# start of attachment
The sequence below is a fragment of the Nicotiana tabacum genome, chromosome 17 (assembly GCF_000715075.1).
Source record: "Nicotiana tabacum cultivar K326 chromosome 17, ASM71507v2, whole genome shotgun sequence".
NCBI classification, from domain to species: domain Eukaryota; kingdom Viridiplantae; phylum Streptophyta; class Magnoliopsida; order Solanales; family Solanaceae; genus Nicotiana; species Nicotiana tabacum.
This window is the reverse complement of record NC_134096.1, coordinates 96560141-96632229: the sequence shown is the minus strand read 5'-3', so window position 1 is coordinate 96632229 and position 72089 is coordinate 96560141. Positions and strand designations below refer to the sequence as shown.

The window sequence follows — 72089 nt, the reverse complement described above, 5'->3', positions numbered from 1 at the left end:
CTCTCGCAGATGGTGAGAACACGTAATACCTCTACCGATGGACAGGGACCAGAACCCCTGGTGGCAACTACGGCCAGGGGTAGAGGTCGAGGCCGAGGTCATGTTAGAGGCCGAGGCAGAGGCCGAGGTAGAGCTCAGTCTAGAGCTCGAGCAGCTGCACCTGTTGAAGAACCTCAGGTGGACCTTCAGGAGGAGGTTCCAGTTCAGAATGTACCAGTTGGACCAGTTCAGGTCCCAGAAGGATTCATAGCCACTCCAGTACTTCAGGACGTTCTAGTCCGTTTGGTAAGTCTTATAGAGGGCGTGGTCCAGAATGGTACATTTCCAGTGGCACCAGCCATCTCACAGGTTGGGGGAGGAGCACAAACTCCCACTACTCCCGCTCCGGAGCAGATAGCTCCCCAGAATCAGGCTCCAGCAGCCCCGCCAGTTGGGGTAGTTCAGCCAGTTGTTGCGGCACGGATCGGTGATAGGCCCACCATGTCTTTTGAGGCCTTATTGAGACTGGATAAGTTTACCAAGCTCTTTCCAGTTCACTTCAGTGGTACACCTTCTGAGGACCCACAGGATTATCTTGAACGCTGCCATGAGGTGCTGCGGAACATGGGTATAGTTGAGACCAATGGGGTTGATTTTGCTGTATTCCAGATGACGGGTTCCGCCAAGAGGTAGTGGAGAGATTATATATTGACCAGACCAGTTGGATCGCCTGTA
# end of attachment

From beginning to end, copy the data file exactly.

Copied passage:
The sequence below is a fragment of the Nicotiana tabacum genome, chromosome 17 (assembly GCF_000715075.1).
Source record: "Nicotiana tabacum cultivar K326 chromosome 17, ASM71507v2, whole genome shotgun sequence".
NCBI classification, from domain to species: domain Eukaryota; kingdom Viridiplantae; phylum Streptophyta; class Magnoliopsida; order Solanales; family Solanaceae; genus Nicotiana; species Nicotiana tabacum.
This window is the reverse complement of record NC_134096.1, coordinates 96560141-96632229: the sequence shown is the minus strand read 5'-3', so window position 1 is coordinate 96632229 and position 72089 is coordinate 96560141. Positions and strand designations below refer to the sequence as shown.

The window sequence follows — 72089 nt, the reverse complement described above, 5'->3', positions numbered from 1 at the left end:
CTCTCGCAGATGGTGAGAACACGTAATACCTCTACCGATGGACAGGGACCAGAACCCCTGGTGGCAACTACGGCCAGGGGTAGAGGTCGAGGCCGAGGTCATGTTAGAGGCCGAGGCAGAGGCCGAGGTAGAGCTCAGTCTAGAGCTCGAGCAGCTGCACCTGTTGAAGAACCTCAGGTGGACCTTCAGGAGGAGGTTCCAGTTCAGAATGTACCAGTTGGACCAGTTCAGGTCCCAGAAGGATTCATAGCCACTCCAGTACTTCAGGACGTTCTAGTCCGTTTGGTAAGTCTTATAGAGGGCGTGGTCCAGAATGGTACATTTCCAGTGGCACCAGCCATCTCACAGGTTGGGGGAGGAGCACAAACTCCCACTACTCCCGCTCCGGAGCAGATAGCTCCCCAGAATCAGGCTCCAGCAGCCCCGCCAGTTGGGGTAGTTCAGCCAGTTGTTGCGGCACGGATCGGTGATAGGCCCACCATGTCTTTTGAGGCCTTATTGAGACTGGATAAGTTTACCAAGCTCTTTCCAGTTCACTTCAGTGGTACACCTTCTGAGGACCCACAGGATTATCTTGAACGCTGCCATGAGGTGCTGCGGAACATGGGTATAGTTGAGACCAATGGGGTTGATTTTGCTGTATTCCAGATGACGGGTTCCGCCAAGAGGTAGTGGAGAGATTATATATTGACCAGACCAGTTGGATCGCCTGTA